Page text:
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Wolcott v. Commissioner of Social Security

United States District Court, W.D. Tennessee

February 4, 2015

DANIEL ARTHUR WOLCOTT, Plaintiff,
v.
COMMISSIONER OF SOCIAL SECURITY, Defendant.

ORDER AFFIRMING DECISION OF COMMISSIONER

JAMES D. TODD, District Judge.

Plaintiff has filed this action to obtain judicial review of Defendant Commissioner's final decision denying his applications for disability insurance benefits under Title II of the Social Security Act ("the Act") and for supplemental security income ("SSI") benefits based on disability under the Act. Plaintiff's applications were denied initially and upon reconsideration by the Social Security Administration. Plaintiff then requested a hearing before an administrative law judge ("ALJ"), which was held on November 27, 2012.

On December 7, 2012, the ALJ issued a decision, finding that Plaintiff was not entitled to benefits. The Appeals Council affirmed the ALJ's decision. This decision became the Commissioner's final decision. Plaintiff filed this action, requesting reversal of the decision of the Commissioner. For the reasons set forth below, the decision of the Commissioner is AFFIRMED.6>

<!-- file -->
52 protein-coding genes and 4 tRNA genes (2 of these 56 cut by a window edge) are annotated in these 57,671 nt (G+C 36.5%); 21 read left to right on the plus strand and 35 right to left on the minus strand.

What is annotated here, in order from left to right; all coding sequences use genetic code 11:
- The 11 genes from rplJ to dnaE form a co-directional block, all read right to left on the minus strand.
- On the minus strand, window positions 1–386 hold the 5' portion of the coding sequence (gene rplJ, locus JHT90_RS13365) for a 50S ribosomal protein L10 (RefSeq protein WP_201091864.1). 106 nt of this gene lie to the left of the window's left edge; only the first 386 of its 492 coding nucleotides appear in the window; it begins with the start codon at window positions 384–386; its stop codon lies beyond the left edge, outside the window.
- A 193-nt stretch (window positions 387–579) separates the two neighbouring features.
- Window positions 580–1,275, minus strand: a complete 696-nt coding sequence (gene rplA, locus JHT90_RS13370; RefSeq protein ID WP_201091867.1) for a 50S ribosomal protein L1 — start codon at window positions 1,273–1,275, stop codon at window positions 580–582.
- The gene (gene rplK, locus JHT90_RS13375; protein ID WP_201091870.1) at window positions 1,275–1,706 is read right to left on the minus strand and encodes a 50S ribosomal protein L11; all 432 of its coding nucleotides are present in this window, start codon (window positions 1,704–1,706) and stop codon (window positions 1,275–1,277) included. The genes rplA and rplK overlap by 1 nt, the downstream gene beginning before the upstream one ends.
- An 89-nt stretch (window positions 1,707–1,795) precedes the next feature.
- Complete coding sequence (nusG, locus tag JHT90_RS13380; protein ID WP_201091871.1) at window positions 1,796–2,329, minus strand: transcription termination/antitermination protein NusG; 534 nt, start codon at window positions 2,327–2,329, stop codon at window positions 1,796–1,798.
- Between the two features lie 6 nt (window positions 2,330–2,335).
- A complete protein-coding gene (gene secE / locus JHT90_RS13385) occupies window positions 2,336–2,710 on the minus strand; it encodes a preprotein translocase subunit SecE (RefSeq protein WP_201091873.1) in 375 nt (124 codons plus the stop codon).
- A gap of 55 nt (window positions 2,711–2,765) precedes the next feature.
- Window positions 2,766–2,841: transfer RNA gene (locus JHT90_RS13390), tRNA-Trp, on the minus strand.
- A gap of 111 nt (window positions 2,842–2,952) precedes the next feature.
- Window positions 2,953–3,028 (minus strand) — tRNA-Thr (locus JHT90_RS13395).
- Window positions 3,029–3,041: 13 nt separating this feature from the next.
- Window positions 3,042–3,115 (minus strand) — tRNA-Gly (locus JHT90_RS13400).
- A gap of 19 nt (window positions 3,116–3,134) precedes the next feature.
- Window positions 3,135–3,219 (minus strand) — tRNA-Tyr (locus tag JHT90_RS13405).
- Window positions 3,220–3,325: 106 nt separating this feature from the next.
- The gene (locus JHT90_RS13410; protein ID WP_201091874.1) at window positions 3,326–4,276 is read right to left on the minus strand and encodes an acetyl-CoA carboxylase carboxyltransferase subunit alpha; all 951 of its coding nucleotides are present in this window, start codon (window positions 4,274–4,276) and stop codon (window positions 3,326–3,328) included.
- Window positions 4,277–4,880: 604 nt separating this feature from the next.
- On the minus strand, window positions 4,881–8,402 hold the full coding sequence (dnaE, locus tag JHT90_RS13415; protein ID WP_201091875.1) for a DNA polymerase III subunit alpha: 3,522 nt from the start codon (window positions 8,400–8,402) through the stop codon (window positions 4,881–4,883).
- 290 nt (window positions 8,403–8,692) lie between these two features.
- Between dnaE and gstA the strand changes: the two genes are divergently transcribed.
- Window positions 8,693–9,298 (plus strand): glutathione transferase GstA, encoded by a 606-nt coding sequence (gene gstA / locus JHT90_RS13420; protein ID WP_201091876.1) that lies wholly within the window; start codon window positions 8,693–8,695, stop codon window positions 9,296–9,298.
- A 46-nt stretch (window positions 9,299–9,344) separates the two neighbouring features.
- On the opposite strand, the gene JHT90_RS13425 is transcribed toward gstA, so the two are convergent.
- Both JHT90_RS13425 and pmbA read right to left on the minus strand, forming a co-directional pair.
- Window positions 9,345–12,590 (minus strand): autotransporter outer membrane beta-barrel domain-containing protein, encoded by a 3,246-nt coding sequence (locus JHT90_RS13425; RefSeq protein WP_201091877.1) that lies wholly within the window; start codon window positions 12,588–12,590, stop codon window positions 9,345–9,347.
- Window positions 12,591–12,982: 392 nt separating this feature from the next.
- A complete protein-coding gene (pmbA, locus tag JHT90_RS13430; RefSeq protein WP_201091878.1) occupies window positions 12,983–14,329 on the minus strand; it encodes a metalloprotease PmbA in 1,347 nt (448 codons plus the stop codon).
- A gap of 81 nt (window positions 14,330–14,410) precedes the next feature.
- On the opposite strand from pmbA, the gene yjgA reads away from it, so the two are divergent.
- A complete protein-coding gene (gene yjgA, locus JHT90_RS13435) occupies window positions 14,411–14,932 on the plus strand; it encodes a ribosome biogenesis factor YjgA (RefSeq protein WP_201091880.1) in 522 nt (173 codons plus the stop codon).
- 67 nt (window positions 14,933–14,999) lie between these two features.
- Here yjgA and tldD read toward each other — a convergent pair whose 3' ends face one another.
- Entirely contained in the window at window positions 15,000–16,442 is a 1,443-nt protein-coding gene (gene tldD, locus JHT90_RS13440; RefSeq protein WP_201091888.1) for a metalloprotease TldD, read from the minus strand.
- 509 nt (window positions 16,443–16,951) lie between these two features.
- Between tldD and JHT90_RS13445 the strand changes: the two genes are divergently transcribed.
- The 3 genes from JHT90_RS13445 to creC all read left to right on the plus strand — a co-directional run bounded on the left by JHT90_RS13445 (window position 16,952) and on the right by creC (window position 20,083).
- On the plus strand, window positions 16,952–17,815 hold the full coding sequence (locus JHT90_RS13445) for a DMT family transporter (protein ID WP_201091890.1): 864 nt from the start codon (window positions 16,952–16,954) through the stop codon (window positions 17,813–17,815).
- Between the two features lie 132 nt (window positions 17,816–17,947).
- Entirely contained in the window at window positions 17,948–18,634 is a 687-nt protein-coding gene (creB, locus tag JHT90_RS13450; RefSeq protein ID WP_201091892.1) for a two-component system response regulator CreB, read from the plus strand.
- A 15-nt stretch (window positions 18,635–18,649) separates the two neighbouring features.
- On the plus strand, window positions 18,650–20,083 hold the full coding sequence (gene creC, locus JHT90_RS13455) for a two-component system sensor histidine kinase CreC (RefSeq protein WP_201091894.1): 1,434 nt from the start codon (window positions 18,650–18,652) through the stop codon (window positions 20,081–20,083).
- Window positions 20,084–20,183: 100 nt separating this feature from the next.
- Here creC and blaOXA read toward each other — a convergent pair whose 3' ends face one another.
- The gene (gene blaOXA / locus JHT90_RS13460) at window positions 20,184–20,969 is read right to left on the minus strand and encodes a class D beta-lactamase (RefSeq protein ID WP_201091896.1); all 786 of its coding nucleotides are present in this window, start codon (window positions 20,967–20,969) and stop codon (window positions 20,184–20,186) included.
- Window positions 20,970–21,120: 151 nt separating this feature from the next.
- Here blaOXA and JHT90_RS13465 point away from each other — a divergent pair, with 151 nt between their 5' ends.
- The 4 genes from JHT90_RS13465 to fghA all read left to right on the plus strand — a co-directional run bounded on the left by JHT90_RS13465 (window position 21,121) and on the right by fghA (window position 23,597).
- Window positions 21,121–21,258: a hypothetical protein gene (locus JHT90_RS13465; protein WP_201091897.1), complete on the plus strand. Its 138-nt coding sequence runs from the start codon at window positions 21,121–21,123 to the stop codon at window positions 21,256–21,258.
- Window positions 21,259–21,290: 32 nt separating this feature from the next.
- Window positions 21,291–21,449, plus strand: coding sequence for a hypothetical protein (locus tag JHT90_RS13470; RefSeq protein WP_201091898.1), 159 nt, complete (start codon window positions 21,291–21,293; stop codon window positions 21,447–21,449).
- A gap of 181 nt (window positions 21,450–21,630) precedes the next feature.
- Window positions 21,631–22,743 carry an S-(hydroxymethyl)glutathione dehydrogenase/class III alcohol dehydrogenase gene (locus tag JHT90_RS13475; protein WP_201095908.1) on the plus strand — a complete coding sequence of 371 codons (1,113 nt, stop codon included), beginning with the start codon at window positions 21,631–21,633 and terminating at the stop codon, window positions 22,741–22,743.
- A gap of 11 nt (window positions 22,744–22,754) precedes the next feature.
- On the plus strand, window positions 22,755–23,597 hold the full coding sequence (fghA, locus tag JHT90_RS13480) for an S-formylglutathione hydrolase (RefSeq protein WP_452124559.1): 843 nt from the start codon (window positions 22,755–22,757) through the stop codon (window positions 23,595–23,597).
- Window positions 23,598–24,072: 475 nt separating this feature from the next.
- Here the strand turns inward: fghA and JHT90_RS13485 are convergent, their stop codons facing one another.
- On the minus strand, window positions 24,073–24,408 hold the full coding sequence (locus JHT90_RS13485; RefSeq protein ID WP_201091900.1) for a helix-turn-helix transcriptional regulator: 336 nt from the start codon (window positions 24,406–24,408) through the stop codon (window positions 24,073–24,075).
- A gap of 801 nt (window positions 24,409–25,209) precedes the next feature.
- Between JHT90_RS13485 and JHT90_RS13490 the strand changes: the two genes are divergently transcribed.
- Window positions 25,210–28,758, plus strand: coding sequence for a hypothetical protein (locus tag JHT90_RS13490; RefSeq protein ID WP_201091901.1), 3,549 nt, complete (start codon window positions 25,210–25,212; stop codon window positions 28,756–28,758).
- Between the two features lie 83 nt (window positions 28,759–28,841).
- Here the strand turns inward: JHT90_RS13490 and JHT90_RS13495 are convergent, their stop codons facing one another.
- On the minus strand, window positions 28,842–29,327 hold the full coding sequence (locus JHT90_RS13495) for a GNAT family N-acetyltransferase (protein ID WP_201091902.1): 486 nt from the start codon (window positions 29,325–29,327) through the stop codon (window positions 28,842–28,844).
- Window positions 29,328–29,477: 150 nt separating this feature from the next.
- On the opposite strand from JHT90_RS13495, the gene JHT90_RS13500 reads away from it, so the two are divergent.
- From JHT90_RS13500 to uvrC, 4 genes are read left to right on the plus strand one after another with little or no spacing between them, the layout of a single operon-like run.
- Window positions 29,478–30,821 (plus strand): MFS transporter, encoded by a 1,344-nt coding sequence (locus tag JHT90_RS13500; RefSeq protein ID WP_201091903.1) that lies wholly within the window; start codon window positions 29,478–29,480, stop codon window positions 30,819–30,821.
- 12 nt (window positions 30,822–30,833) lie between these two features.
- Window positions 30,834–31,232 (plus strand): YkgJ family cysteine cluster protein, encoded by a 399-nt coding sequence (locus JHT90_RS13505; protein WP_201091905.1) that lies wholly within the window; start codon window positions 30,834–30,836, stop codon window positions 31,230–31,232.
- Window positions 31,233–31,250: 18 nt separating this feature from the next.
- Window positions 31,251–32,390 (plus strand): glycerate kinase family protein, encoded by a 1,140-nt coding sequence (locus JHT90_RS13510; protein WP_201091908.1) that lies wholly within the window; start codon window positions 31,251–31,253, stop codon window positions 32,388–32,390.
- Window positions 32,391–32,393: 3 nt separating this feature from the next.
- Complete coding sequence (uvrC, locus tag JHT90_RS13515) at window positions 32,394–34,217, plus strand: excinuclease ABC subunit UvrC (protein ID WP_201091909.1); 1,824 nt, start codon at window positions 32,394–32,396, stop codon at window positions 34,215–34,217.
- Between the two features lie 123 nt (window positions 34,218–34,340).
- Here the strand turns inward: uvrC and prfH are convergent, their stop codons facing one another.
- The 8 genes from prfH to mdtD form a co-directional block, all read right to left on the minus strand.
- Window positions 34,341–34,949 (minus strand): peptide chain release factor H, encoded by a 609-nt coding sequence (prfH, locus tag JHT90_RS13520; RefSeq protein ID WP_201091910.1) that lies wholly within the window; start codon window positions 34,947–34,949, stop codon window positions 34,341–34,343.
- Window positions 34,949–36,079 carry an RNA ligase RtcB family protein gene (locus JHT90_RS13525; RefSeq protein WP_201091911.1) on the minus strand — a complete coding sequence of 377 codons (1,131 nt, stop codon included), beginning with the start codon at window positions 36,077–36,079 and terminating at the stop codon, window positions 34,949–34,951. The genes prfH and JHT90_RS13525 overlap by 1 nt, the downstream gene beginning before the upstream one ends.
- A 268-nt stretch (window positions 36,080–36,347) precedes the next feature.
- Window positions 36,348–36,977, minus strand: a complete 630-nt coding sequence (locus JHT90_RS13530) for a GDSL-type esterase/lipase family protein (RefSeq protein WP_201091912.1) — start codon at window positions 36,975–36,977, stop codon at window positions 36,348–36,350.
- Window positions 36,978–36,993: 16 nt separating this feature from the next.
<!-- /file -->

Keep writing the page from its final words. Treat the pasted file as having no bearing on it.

Pursuant to 42 U.S.C. § 405(g), a claimant may obtain judicial review of any final decision made by the Commissioner after a hearing to which he was a party. "The court shall have the power to enter, upon the pleadings and transcript of the record, a judgment affirming, modifying, or reversing the decision of the Commissioner of Social Security, with or without remanding the cause for a rehearing." Id . The court's review is limited to determining whether or not there is substantial evidence to support the Commissioner's decision, 42 U.S.C. § 405(g), and whether the correct legal standards were applied. See Lindsley v. Commissioner, 560 F.3d 601, 604-08 (6th Cir. 2009); Kyle v. Commissioner, 609 F.3d 847, 854 (6th Cir. 2010).

The Commissioner, not the court, is charged with the duty to weigh the evidence, to make credibility determinations and resolve material conflicts in the testimony, and to decide the case accordingly. See Bass v. McMahon, 499 F.3d 506, 509 (6th Cir. 2007). When substantial evidence supports the Commissioner's determination, it is conclusive, even if substantial evidence also supports the opposite conclusion. See Foster v. Halter, 279 F.3d 348, 353 (6th Cir. 2001); Mullen v. Bowen, 800 F.2d 535, 545 (6th Cir. 1986). A reviewing court must defer to findings of fact by an appeals council when those findings conflict with the factual findings of the ALJ. Id. at 545.

Plaintiff was born in 1965 and alleges that he became disabled on June 21, 2010. R. 13, 120. He alleges disability due to back problems, muscle spasms in his back, neck injuries, and severe migraines. R. 157. He has work experience as a truck body builder and mechanic. R. 18.5>